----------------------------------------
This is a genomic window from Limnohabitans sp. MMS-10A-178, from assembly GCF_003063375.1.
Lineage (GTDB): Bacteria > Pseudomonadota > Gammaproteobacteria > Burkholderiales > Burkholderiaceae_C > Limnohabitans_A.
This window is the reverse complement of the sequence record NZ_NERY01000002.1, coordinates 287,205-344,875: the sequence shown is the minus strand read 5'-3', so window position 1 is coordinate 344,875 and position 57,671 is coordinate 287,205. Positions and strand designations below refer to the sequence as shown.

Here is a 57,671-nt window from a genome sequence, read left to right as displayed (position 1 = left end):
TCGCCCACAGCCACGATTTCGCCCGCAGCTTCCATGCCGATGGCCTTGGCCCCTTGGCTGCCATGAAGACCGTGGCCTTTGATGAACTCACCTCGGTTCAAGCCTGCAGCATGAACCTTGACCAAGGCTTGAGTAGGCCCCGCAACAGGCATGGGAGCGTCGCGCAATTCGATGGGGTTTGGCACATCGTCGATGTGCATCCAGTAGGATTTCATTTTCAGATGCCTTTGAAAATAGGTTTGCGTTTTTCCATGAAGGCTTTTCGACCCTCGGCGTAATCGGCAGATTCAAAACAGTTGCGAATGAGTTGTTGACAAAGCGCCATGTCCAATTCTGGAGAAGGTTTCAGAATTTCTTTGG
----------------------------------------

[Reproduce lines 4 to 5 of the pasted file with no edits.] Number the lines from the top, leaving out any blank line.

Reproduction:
Here is a 57,671-nt window from a genome sequence, read left to right as displayed (position 1 = left end):
TCGCCCACAGCCACGATTTCGCCCGCAGCTTCCATGCCGATGGCCTTGGCCCCTTGGCTGCCATGAAGACCGTGGCCTTTGATGAACTCACCTCGGTTCAAGCCTGCAGCATGAACCTTGACCAAGGCTTGAGTAGGCCCCGCAACAGGCATGGGAGCGTCGCGCAATTCGATGGGGTTTGGCACATCGTCGATGTGCATCCAGTAGGATTTCATTTTCAGATGCCTTTGAAAATAGGTTTGCGTTTTTCCATGAAGGCTTTTCGACCCTCGGCGTAATCGGCAGATTCAAAACAGTTGCGAATGAGTTGTTGACAAAGCGCCATGTCCAATTCTGGAGAAGGTTTCAGAATTTCTTTGG